A 59-year-old New York City man died Thursday after falling through a glass door while shoveling snow in front of the building where he worked as a doorman.
The New York City Police Department reported Miguel Gonzalez was shoveling the steps of the Manhattan building when he slipped and fell through the glass door, several local media outlets reported. The impact with broken glass caused “severe lacerations” to his neck and head. He was later pronounced dead at a local hospital.
“We see he is bleeding all over and we see the glass cracked and all of that,” witness Mike Gacevic, a maintenance worker at a nearby building, told DNAinfo. “I just saw him bleeding on the floor. I saw two or three ladies and a guy around trying to help him.”
It is unclear what type of glass the door contained, though multiple industry experts tell USGNN.com™ that, based on what they can see in a video posted by a local NBC station, the broken glass doesn’t appear to be tempered or a safety glazing material. Safety glass is required in glass doors located in areas susceptible to human impact, per the federal safety glazing standard ANSI Z97.1. However, Eastman Chemical Company global applications manager Julia Schimmelpenningh points out that the federal code is not retroactive to cover glass installed prior to 1977.
The building, which houses many Mount Sinai Health System doctors and residents, was built in 1963, according to information from the Mount Sinai Real Estate Division.
“The beauty of safety glass is you can’t necessarily tell it’s there, the downside is you need to be vigilant on traceability and labels to know what you have installed,” says Schimmelpenningh. “It’s such an awful tragedy. Something that likely could have been prevented with awareness, training and renovation requirements in the federal mandate.”
John Kent of the Safety Glazing Certification Council (SGCC) says this kind of event is why the glass industry has been so diligent in supporting and developing safety glass, which became more prevalent in the 1960s and 1970s and has been regularly improved upon since.
“SGCC and the industry has long promoted the use of safety glazing, which is designed to prevent these types of situations,” says Kent. “The ANSI Z97.1 standard has been continually upgraded to bolster the performance characteristics of safety glazing and is regularly evaluated from a human impact standpoint.”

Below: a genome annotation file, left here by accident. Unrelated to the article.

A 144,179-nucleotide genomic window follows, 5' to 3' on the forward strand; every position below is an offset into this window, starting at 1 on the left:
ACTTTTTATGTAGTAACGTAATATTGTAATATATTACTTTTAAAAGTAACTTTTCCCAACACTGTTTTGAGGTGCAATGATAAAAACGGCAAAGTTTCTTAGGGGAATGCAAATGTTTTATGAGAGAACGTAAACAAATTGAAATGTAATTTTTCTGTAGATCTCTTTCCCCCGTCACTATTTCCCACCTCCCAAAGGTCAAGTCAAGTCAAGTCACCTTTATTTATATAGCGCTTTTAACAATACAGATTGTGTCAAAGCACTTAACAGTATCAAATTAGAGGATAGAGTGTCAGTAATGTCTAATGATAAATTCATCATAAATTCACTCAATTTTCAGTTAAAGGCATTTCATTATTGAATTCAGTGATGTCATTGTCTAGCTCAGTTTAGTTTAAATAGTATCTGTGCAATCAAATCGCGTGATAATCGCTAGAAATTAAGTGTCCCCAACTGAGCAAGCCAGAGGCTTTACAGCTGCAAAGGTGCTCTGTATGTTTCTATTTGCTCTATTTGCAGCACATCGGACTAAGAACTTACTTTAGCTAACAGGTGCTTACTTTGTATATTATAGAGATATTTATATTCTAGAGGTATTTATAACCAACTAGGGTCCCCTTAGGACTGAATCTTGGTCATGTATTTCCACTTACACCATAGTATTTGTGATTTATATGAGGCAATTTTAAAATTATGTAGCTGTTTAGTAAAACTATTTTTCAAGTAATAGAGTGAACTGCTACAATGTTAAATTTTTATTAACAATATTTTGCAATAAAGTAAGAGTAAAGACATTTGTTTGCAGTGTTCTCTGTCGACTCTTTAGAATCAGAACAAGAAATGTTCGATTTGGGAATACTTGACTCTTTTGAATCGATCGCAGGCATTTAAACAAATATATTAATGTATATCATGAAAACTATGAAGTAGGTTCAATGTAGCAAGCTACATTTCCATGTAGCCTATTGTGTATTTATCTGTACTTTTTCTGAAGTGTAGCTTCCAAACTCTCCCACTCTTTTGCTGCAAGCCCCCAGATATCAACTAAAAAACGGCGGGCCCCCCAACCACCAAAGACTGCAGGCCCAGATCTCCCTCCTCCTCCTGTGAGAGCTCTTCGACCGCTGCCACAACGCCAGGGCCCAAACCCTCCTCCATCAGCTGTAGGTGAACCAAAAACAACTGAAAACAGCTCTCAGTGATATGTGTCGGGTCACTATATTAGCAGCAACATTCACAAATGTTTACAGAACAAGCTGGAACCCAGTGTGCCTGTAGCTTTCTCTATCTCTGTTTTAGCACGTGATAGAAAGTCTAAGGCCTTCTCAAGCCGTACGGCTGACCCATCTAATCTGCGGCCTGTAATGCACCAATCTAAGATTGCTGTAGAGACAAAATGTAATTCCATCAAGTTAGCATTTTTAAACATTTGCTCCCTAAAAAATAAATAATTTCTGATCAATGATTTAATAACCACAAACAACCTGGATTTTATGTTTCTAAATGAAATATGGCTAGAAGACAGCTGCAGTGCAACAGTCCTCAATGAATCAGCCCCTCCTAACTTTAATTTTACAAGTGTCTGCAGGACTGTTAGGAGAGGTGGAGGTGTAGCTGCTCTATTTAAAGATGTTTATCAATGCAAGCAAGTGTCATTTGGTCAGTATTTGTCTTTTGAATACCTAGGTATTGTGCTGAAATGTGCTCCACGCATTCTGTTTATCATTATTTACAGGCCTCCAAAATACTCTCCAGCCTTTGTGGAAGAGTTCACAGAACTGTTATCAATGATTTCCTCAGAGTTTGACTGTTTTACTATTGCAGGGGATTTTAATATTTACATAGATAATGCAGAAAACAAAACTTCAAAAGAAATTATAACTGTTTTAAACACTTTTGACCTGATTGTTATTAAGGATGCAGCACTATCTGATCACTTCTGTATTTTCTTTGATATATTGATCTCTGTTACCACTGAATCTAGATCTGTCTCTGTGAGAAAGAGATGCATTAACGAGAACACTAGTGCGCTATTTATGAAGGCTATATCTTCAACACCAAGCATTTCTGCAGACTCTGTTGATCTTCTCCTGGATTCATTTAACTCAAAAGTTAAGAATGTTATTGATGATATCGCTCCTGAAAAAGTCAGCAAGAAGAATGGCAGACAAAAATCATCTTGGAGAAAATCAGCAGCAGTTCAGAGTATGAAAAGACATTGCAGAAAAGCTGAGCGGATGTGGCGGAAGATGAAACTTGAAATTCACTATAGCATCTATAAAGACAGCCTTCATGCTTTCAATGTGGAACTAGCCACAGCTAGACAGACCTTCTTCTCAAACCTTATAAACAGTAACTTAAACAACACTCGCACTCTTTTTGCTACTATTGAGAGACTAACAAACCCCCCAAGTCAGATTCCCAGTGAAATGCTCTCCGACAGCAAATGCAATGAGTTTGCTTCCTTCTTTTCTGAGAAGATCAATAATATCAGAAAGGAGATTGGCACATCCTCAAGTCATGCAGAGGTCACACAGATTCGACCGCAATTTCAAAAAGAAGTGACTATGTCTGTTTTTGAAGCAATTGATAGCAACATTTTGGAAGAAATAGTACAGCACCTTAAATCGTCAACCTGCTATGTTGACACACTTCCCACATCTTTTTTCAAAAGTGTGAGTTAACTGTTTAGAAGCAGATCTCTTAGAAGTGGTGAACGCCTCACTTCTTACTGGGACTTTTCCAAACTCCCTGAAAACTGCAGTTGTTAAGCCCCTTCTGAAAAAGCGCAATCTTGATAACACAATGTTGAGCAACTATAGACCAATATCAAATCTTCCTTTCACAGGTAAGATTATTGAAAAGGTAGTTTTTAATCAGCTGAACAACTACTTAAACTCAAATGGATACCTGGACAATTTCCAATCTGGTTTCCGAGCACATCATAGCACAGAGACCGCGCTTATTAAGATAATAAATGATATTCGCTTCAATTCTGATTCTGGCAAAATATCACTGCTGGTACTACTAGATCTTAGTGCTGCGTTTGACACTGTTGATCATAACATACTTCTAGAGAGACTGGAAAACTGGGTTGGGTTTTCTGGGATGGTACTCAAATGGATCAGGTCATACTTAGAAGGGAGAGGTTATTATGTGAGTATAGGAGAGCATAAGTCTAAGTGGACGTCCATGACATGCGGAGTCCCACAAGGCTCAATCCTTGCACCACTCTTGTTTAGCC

Hector Figueroa, president of the doorman’s union, Local 32BJ of the Service Employees International Union, said in a statement that it is “deeply saddened by the loss” of Gonzalez.
“Our thoughts and prayers are with his wife and children and all those who knew and cared about him, including his coworkers and the residents of his building,” said Figueroa. “Our union family will do all we can to support Miguel’s family in this difficult time. Our thoughts and prayers also go out to all members working hard to keep us safe during this blizzard and every day.”
Scopelitis partner Kim Mann, who provides legal counsel to associations in the glass and glazing industry, offered the following analysis:
“The absence of tempered or laminated glass in that location presents a number of inter-related liability exposure issues for the building owner:
- Does the NYC building code or CPSC’s 16 C.F.R. Part 1201 federal safety standard require safety glazing in that application? (It very likely does.)
- If “yes,” was safety glazing required when that broken glazing was installed? If so, the building owner faces serious liability exposure if there was a violation, very likely here.
- If “no,” does the NYC code require building owners to “replace” non-safety glazing with safety glazing? If so, again, the building owner faces serious liability exposure.
- If not obligated to replace by state or local building code, under common law principles of tort liability, would a “reasonable building owner” be expected to replace the non-safety glazing with safety glazing given the known prevailing conditions at the location and the use and human traffic to which the door/sidelight assembly would be subjected? If “yes,” it is probable the building owner could be found “negligent” in allowing the non-safety glass to remain in place in that location.
Assuming this is an older building and the glass could have been installed before any safety glazing laws existed. If so, the Scenario #4 issues would seem relevant here. The lesson for that building owner: do not just assume, as a building owner, that because the local building code may not require you to replace legally-installed non-safety glass in an entrance door with safety glazing, you have no liability for an accident involving lacerative injuries or death when you do not replace it. Compliance with the building code is a minimum requirement and not an absolute defense in most jurisdictions.”
USGNN.com™ will update this story and/or provide a follow-up as more information is made available.